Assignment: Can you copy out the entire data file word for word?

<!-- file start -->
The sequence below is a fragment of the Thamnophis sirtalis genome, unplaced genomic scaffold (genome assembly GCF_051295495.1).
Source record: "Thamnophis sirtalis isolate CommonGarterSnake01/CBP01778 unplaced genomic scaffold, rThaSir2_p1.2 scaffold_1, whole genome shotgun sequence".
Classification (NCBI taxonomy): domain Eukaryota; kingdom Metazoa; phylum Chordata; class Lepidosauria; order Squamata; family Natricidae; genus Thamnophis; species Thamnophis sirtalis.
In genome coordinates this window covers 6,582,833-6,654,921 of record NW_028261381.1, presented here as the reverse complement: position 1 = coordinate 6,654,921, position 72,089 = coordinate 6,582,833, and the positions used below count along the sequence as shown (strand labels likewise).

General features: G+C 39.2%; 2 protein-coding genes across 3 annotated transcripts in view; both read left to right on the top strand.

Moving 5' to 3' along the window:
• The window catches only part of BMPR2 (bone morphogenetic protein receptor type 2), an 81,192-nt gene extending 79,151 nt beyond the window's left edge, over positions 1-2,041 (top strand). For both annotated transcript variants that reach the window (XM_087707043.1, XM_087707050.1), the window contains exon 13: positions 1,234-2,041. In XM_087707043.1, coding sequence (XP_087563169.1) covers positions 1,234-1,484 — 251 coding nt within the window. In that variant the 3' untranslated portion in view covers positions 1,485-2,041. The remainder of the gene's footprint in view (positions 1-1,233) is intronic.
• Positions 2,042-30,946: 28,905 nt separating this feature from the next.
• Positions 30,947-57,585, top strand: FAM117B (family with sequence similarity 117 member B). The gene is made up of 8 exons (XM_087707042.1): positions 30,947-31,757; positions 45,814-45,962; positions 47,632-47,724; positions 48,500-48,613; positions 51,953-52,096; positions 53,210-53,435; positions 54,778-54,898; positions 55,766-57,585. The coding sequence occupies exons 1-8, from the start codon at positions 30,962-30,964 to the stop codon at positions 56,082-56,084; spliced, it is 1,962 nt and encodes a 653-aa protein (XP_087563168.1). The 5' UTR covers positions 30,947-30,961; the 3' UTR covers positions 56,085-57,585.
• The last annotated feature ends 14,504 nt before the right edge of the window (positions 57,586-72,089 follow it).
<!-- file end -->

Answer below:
The sequence below is a fragment of the Thamnophis sirtalis genome, unplaced genomic scaffold (genome assembly GCF_051295495.1).
Source record: "Thamnophis sirtalis isolate CommonGarterSnake01/CBP01778 unplaced genomic scaffold, rThaSir2_p1.2 scaffold_1, whole genome shotgun sequence".
Classification (NCBI taxonomy): domain Eukaryota; kingdom Metazoa; phylum Chordata; class Lepidosauria; order Squamata; family Natricidae; genus Thamnophis; species Thamnophis sirtalis.
In genome coordinates this window covers 6,582,833-6,654,921 of record NW_028261381.1, presented here as the reverse complement: position 1 = coordinate 6,654,921, position 72,089 = coordinate 6,582,833, and the positions used below count along the sequence as shown (strand labels likewise).

General features: G+C 39.2%; 2 protein-coding genes across 3 annotated transcripts in view; both read left to right on the top strand.

Moving 5' to 3' along the window:
• The window catches only part of BMPR2 (bone morphogenetic protein receptor type 2), an 81,192-nt gene extending 79,151 nt beyond the window's left edge, over positions 1-2,041 (top strand). For both annotated transcript variants that reach the window (XM_087707043.1, XM_087707050.1), the window contains exon 13: positions 1,234-2,041. In XM_087707043.1, coding sequence (XP_087563169.1) covers positions 1,234-1,484 — 251 coding nt within the window. In that variant the 3' untranslated portion in view covers positions 1,485-2,041. The remainder of the gene's footprint in view (positions 1-1,233) is intronic.
• Positions 2,042-30,946: 28,905 nt separating this feature from the next.
• Positions 30,947-57,585, top strand: FAM117B (family with sequence similarity 117 member B). The gene is made up of 8 exons (XM_087707042.1): positions 30,947-31,757; positions 45,814-45,962; positions 47,632-47,724; positions 48,500-48,613; positions 51,953-52,096; positions 53,210-53,435; positions 54,778-54,898; positions 55,766-57,585. The coding sequence occupies exons 1-8, from the start codon at positions 30,962-30,964 to the stop codon at positions 56,082-56,084; spliced, it is 1,962 nt and encodes a 653-aa protein (XP_087563168.1). The 5' UTR covers positions 30,947-30,961; the 3' UTR covers positions 56,085-57,585.
• The last annotated feature ends 14,504 nt before the right edge of the window (positions 57,586-72,089 follow it).